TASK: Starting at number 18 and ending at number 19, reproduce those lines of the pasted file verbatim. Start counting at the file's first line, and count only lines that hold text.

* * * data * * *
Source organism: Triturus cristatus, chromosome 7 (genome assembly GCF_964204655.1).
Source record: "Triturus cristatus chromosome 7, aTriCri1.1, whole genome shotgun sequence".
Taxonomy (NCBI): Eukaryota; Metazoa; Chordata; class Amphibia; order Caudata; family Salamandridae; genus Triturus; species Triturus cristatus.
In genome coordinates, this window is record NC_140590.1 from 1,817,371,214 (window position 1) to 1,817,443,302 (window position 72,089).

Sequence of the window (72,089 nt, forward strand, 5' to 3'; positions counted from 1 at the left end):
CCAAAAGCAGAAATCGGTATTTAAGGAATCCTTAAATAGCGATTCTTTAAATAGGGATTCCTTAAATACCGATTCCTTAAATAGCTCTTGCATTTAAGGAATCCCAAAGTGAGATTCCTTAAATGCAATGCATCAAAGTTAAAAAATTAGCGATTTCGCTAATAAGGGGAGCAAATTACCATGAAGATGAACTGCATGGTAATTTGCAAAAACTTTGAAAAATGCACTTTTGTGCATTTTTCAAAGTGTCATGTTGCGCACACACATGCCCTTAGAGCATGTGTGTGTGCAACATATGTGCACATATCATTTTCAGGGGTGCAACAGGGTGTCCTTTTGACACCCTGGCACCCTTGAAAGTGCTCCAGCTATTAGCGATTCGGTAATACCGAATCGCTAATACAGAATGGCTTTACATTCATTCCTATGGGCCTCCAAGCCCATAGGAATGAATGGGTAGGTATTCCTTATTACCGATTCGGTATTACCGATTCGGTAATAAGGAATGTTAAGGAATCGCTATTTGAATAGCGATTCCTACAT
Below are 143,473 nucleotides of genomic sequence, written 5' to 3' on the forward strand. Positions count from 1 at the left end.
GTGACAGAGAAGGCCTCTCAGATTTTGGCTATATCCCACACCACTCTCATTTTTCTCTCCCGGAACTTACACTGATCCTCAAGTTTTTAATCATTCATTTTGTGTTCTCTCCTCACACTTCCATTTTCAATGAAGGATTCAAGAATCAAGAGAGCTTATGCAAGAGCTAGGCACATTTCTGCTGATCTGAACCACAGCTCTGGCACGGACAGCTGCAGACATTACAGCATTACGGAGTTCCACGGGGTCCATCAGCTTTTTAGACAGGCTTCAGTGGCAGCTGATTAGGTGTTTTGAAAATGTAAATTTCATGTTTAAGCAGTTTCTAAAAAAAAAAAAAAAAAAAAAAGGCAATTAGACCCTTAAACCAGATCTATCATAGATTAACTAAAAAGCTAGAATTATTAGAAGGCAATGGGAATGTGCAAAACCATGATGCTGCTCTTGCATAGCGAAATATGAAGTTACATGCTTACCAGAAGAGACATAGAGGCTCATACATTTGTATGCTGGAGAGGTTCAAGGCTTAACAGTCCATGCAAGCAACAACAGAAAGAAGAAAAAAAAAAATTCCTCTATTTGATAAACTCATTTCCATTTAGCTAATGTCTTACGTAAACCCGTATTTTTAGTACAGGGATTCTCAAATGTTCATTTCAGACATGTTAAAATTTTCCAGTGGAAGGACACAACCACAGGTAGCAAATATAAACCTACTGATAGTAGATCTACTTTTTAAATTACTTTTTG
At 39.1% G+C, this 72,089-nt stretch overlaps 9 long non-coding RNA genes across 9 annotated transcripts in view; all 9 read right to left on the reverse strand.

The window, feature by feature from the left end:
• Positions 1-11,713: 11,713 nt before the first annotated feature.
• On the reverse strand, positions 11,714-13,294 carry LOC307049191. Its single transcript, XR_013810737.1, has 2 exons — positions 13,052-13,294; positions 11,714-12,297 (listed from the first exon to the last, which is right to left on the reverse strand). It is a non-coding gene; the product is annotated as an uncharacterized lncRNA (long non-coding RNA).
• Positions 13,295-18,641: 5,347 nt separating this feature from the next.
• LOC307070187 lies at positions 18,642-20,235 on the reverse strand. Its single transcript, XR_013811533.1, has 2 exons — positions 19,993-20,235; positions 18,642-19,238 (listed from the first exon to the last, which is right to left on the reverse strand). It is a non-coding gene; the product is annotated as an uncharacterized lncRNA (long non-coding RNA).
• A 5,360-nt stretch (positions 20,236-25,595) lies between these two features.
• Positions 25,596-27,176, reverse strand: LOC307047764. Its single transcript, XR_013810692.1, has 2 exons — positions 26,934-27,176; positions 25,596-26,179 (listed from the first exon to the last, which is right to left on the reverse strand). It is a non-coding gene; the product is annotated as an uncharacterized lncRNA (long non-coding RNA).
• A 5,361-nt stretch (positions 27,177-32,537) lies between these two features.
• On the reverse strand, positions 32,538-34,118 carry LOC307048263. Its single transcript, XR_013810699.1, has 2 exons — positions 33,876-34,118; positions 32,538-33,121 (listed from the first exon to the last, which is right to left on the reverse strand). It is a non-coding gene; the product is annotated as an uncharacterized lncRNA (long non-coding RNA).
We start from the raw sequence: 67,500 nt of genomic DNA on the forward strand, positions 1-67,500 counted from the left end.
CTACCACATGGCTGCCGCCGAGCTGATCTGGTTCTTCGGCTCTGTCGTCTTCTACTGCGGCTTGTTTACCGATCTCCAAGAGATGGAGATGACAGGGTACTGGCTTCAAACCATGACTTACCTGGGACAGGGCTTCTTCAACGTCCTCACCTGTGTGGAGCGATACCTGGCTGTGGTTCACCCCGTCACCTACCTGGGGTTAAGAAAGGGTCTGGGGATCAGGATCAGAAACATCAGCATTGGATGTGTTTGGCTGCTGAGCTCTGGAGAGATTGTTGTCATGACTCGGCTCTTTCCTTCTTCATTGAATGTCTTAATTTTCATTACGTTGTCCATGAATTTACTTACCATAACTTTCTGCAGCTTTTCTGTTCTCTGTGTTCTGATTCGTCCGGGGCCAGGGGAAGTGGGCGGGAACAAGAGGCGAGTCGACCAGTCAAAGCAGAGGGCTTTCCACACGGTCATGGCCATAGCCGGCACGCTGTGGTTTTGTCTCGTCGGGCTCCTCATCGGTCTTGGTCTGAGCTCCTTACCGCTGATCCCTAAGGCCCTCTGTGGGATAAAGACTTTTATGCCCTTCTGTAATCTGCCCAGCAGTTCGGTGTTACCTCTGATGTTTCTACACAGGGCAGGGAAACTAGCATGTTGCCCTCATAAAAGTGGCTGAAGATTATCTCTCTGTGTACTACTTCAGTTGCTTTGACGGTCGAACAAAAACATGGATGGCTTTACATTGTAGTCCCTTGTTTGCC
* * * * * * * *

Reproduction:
• On the reverse strand, positions 32,538-34,118 carry LOC307048263. Its single transcript, XR_013810699.1, has 2 exons — positions 33,876-34,118; positions 32,538-33,121 (listed from the first exon to the last, which is right to left on the reverse strand). It is a non-coding gene; the product is annotated as an uncharacterized lncRNA (long non-coding RNA).
We start from the raw sequence: 67,500 nt of genomic DNA on the forward strand, positions 1-67,500 counted from the left end.